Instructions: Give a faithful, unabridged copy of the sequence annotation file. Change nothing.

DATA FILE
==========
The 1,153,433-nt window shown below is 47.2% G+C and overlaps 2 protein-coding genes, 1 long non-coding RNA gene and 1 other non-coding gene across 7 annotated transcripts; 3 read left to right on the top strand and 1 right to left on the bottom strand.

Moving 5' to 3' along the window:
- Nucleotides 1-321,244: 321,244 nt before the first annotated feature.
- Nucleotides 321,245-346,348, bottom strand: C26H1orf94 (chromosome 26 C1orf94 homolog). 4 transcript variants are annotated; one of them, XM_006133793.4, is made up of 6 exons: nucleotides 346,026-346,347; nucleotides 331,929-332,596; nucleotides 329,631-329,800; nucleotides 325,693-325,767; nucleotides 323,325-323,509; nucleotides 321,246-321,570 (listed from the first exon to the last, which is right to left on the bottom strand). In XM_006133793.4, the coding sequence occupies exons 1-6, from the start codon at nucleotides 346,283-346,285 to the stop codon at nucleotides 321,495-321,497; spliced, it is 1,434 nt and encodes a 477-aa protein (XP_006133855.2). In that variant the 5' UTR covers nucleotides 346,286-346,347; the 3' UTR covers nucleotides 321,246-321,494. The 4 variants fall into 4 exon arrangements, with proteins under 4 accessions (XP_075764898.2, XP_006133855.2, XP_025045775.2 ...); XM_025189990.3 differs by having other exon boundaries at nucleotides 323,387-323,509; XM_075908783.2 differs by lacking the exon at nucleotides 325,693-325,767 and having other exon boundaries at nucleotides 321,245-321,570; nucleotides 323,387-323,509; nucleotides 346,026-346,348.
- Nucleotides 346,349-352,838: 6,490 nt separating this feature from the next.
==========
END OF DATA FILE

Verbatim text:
The 1,153,433-nt window shown below is 47.2% G+C and overlaps 2 protein-coding genes, 1 long non-coding RNA gene and 1 other non-coding gene across 7 annotated transcripts; 3 read left to right on the top strand and 1 right to left on the bottom strand.

Moving 5' to 3' along the window:
- Nucleotides 1-321,244: 321,244 nt before the first annotated feature.
- Nucleotides 321,245-346,348, bottom strand: C26H1orf94 (chromosome 26 C1orf94 homolog). 4 transcript variants are annotated; one of them, XM_006133793.4, is made up of 6 exons: nucleotides 346,026-346,347; nucleotides 331,929-332,596; nucleotides 329,631-329,800; nucleotides 325,693-325,767; nucleotides 323,325-323,509; nucleotides 321,246-321,570 (listed from the first exon to the last, which is right to left on the bottom strand). In XM_006133793.4, the coding sequence occupies exons 1-6, from the start codon at nucleotides 346,283-346,285 to the stop codon at nucleotides 321,495-321,497; spliced, it is 1,434 nt and encodes a 477-aa protein (XP_006133855.2). In that variant the 5' UTR covers nucleotides 346,286-346,347; the 3' UTR covers nucleotides 321,246-321,494. The 4 variants fall into 4 exon arrangements, with proteins under 4 accessions (XP_075764898.2, XP_006133855.2, XP_025045775.2 ...); XM_025189990.3 differs by having other exon boundaries at nucleotides 323,387-323,509; XM_075908783.2 differs by lacking the exon at nucleotides 325,693-325,767 and having other exon boundaries at nucleotides 321,245-321,570; nucleotides 323,387-323,509; nucleotides 346,026-346,348.
- Nucleotides 346,349-352,838: 6,490 nt separating this feature from the next.